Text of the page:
Eight million Texans were boiling their water to make it safe to drink Tuesday while platoons of plumbers and engineers struggled to repair the damage done to countless homes and businesses by a cruel winter storm. Many Texans also faced food shortages as grocery stores tried to stay stocked, huge crowds descended on food pantries, and the pandemic continued to threaten a state where, according to the latest NBC News data, nearly 43,000 people have died of Covid-19 and 2.6 million people have been infected. Some 24,000 people were without any running water Tuesday after the public water systems they rely on were rendered "nonoperational" by the unseasonably cold winter blast, the Texas Commission on Environmental Quality reported.
And in some places where the water was recently restored, what was coming out of the tap left a lot to be desired. "The water itself, it's really coming out all yellow," San Antonio mom Evelyn Esquivel told NBC News. Still, the commission reported that considerable progress had been made since Saturday, when 1,445 public water systems reported service disruptions due to the cold, affecting 14.4 million Texans across 190 counties. Also, while power had been restored in much of Texas after the state's power grid buckled in the face of historically low temperatures, many people have also been hit with massive electricity bills because scarce power means higher prices in the state's market-based system. Millions of Texans are already suffering from a pretty deep recession caused by the Covid-19 pandemic.
As the death toll in Texas approaches 80 from the historic cold-spell which hit the entire US last week, many phrases have been uttered by bewildered honest people..."It's essentially unlivable." And..."Everything is completely ruined." The storms have left thousands still without power across the country, many of them in Texas, Louisiana and Mississippi. More than 50,000 Oregon electricity customers were among those without power, more than a week after an ice storm ravaged the electrical grid.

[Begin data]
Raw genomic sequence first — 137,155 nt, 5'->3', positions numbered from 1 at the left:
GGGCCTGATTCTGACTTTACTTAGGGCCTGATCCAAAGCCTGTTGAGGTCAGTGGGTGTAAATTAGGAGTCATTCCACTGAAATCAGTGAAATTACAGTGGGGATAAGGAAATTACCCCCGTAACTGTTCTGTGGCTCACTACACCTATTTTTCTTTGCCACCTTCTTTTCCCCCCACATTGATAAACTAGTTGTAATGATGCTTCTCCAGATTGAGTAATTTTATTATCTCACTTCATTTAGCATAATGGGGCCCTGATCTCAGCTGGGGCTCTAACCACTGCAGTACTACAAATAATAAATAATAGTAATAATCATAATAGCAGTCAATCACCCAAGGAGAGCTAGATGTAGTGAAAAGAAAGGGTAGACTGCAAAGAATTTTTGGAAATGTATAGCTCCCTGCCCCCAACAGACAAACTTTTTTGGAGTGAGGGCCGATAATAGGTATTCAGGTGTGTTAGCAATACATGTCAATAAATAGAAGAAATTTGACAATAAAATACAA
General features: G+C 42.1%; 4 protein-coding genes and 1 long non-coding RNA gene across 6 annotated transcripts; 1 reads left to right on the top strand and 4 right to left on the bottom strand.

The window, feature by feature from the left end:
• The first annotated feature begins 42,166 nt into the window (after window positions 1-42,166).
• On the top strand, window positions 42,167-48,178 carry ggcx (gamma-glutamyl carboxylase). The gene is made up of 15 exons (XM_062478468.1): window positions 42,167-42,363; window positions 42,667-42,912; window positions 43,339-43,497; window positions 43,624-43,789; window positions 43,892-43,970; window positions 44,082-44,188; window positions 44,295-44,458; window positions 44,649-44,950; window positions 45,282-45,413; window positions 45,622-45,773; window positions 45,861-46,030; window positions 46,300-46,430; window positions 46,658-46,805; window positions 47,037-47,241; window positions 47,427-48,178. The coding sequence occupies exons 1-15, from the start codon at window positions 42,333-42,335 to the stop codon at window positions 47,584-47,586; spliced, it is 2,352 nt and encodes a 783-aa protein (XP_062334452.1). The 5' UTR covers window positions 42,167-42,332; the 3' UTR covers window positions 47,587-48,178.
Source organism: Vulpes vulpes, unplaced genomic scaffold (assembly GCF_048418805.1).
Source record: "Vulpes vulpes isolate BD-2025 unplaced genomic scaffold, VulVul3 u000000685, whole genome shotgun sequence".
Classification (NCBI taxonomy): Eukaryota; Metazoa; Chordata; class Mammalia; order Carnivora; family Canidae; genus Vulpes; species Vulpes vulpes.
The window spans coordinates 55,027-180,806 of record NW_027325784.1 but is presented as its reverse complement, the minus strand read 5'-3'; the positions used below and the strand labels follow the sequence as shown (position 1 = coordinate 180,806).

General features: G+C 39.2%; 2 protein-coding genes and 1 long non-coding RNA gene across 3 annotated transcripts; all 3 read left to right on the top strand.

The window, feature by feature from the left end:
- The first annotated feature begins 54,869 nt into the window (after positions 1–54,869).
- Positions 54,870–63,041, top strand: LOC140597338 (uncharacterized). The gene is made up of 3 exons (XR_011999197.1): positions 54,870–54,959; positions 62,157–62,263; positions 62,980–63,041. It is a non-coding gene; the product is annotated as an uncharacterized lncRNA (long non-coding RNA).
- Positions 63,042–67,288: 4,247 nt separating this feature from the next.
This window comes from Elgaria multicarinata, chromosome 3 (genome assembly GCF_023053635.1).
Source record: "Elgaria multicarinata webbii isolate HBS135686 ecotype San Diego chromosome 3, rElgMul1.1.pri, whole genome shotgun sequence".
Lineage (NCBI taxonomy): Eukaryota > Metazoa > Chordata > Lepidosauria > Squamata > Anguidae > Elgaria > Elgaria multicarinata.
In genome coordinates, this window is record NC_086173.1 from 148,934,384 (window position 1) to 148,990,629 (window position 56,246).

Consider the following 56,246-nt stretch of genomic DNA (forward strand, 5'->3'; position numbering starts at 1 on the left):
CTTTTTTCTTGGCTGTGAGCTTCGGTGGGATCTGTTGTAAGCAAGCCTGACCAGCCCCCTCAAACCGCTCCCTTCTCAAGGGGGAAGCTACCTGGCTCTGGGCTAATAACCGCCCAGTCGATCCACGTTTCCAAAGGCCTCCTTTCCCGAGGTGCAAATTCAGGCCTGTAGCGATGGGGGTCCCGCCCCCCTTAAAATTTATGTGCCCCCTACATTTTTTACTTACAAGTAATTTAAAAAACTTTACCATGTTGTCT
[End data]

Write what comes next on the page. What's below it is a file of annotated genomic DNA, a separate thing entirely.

Horror stories are being told by victims of circumstances that are no fault of their own as officials blamed city water mains that are more than 100 years old and not built for freezing weather as many parts of the country's frail and outdated infrastructure could not cope with the conditions. And now many unfortunate and innocent electric customers are being charged $17,000 electricity bills for their trouble! MSN. Many more will not have been able to afford basic house insurance and will have lost everything or even health insurance.The last six months will be remembered as a month of extremes in the US: Historic wildfires burned across the West in September and October, unprecedented tropical activity churned up the Atlantic, and parts of the country saw record heat. What’s more, the first nine months of 2020 brought record-tying billion-dollar weather disasters to the nation, according to scientists.
2020 will be remembered for the Covid-19 and the chaos it brought to a world not prepared for such a pandemic. However, and somewhat hidden because of Covid-19 and other major events Climate Change continued its relentless march in 2020 and causing the US alone, a record-busting 22 billion dollars in weather-related disasters in 2020. 2020 tied with 2016 as the hottest year on record, this was despite a La Nina event which should have caused a cooling effect. 2011-2020 was the hottest decade ever recorded and the six hottest years ever have been in the past six years and this trend is set to continue because of heat-trapping greenhouse gasses in the atmosphere. This heat will render previous thriving communities to become unlivable and cause the deaths of an untold number of wild animals and insects. The wildfires in the US is an example of this scenario in 2020, as well as the record-breaking 2020 Atlantic season. These unlivable areas will escalate in the coming years no doubt.
Will 2021 be any better, don't hold your breath the first two months have been colossal. After just 13 days of 2021, we saw the most intense storm ever recorded smash into Alaska’s Aleutian Islands chain with a ferocity seen only in the blockbuster movie, "The Day After Tomorrow." “It was the most intense storm ever recorded in the North Pacific, excluding typhoons,” said Brian Brettschneider, an NOAA research scientist with the National Weather Service. The centre of what forecasters refer to as “bomb cyclone” was measured at a "record-low barometric pressure of 921 millibars," equivalent to the eye of a Category 4 hurricane and the lowest documented over the Aleutians as far back as the 1950s, Brettschneider said. The storm unleashed seas as high as 54 feet (16.5 meters) and winds topping 80 miles per hour (120 kph) - a force of Category 1 on the Saffir-Simpson hurricane wind scale - in the western Aleutians, the weather service said. TBW